The Allegheny County Health Department confirmed the fourth local case of Zika virus since the end of March on Thursday.
Three weeks ago, a Pitt researcher accidentally stuck herself with a needle contaminated with Zika virus, according to a Pitt statement. A week later, she developed symptoms of Zika infection — which commonly include fever, rash, joint pain and redness of the eyes — and a blood test last Wednesday confirmed the Zika diagnosis.
Zika virus usually spreads through mosquito bites or sexual activity, but a needle can also introduce the virus into the bloodstream.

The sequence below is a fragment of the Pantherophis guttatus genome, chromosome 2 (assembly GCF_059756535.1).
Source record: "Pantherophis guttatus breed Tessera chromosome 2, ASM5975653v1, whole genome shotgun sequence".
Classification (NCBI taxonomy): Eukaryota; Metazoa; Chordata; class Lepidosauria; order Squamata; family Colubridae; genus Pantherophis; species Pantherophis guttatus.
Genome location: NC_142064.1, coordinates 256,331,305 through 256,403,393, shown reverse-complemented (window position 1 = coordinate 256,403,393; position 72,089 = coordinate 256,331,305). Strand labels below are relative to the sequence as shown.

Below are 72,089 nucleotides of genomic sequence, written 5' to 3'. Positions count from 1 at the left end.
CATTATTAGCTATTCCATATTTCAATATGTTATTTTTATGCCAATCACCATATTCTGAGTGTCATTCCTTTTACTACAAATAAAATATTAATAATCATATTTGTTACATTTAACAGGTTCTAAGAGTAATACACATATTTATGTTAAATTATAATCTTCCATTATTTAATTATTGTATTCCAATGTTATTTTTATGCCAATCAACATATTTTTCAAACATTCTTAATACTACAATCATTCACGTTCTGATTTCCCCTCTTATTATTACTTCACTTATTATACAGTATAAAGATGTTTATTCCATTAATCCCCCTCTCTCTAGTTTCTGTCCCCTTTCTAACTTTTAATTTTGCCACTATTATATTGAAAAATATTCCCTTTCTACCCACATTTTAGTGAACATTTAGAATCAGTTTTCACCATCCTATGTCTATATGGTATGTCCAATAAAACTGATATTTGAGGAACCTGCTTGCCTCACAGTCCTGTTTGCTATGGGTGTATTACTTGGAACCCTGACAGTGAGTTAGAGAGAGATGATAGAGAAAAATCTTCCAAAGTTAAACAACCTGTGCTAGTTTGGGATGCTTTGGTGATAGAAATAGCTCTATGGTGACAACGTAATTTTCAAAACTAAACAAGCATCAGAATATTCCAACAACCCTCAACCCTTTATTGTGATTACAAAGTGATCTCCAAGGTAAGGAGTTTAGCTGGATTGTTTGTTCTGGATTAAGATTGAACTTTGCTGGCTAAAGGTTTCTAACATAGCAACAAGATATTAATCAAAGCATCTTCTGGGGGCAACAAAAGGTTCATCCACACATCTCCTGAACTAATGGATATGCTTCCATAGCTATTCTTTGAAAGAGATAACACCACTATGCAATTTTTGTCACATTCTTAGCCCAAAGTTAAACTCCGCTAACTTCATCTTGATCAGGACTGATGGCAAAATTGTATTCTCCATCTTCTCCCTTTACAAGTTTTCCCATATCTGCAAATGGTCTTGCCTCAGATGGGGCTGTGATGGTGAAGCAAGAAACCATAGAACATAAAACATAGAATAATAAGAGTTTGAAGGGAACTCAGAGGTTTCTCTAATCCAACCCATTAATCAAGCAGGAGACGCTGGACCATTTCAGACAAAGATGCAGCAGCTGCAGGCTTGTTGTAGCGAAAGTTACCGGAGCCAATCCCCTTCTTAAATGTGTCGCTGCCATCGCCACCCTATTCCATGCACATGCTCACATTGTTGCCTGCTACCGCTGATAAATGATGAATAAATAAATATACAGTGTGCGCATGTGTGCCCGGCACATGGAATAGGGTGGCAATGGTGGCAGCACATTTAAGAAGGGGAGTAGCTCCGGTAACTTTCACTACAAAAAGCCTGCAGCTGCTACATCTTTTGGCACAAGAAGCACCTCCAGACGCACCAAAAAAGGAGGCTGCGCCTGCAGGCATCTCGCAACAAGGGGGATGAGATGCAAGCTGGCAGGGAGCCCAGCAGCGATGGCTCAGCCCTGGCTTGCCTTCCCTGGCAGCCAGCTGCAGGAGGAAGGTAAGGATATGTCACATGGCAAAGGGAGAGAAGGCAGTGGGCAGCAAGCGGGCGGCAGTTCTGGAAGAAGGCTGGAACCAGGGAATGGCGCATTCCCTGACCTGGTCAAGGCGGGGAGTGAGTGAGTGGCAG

While Zika is not a debilitating disease in adults, research suggests that contracting the virus during pregnancy can lead to a severe congenital brain malformation, called microcephaly, in newborns.
The afflicted Pitt researcher no longer has any Zika symptoms, but she is wearing long-sleeve clothing and insect repellant to avoid mosquito-borne transmission of the virus, Pitt said.
According to Karen Hacker, director of the ACHD, “… despite this rare incident, there is still no current risk of contracting Zika from mosquitos in Allegheny County.”